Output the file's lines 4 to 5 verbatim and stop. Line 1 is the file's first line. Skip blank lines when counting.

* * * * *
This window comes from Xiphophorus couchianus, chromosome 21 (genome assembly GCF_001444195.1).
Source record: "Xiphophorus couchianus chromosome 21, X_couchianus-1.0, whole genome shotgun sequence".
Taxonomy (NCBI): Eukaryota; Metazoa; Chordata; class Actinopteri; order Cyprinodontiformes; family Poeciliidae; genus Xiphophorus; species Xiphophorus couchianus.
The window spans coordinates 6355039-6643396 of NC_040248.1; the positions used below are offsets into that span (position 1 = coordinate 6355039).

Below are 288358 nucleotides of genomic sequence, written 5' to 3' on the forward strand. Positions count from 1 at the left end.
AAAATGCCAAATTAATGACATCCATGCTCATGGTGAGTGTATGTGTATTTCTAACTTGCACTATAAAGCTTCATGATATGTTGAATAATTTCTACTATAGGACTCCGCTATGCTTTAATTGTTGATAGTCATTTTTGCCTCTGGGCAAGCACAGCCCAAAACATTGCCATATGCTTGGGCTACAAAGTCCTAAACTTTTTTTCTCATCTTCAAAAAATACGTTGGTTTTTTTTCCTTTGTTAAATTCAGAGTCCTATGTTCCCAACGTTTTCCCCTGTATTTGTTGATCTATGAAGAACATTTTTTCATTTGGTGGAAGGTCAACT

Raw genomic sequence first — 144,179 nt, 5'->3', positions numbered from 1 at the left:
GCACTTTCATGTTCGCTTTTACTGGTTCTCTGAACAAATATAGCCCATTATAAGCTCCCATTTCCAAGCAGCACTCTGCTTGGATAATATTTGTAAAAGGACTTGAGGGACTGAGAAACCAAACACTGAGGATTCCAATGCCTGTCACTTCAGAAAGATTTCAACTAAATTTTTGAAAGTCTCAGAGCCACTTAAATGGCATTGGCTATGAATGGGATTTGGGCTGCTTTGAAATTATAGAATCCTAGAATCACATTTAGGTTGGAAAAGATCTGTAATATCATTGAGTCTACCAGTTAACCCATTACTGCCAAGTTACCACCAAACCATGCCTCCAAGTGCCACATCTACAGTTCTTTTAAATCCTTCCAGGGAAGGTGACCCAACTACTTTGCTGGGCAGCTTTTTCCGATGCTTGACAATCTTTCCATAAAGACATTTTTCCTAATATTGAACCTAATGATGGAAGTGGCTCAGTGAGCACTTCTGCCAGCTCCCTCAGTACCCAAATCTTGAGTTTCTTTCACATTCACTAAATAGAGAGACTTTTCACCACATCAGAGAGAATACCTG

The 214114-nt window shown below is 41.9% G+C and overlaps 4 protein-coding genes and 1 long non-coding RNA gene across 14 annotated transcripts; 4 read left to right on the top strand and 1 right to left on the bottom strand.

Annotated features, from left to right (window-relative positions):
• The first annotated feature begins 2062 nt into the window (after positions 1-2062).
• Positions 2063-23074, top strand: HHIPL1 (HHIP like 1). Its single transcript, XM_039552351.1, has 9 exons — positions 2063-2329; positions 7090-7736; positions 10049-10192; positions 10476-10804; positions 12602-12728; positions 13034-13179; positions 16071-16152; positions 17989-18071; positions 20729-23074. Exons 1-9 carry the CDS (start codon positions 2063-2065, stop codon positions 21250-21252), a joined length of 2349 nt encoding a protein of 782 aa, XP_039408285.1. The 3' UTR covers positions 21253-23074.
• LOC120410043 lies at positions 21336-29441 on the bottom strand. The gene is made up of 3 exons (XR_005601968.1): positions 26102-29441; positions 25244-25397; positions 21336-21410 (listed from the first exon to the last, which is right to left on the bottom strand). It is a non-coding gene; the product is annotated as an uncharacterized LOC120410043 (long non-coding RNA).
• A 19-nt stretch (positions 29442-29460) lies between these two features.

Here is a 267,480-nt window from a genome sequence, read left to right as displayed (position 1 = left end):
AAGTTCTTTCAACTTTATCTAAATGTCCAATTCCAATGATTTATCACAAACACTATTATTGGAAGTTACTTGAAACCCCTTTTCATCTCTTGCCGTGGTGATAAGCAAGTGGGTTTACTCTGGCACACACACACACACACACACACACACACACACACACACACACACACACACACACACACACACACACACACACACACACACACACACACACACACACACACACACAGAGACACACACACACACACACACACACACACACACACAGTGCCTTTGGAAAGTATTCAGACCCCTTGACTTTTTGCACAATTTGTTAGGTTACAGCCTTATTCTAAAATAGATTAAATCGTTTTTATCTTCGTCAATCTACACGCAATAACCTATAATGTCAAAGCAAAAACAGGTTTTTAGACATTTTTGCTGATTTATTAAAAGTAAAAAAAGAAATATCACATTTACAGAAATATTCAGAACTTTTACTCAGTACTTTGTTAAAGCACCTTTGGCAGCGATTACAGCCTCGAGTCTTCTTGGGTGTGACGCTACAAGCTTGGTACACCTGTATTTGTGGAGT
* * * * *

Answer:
The window spans coordinates 6355039-6643396 of NC_040248.1; the positions used below are offsets into that span (position 1 = coordinate 6355039).

Below are 288358 nucleotides of genomic sequence, written 5' to 3' on the forward strand. Positions count from 1 at the left end.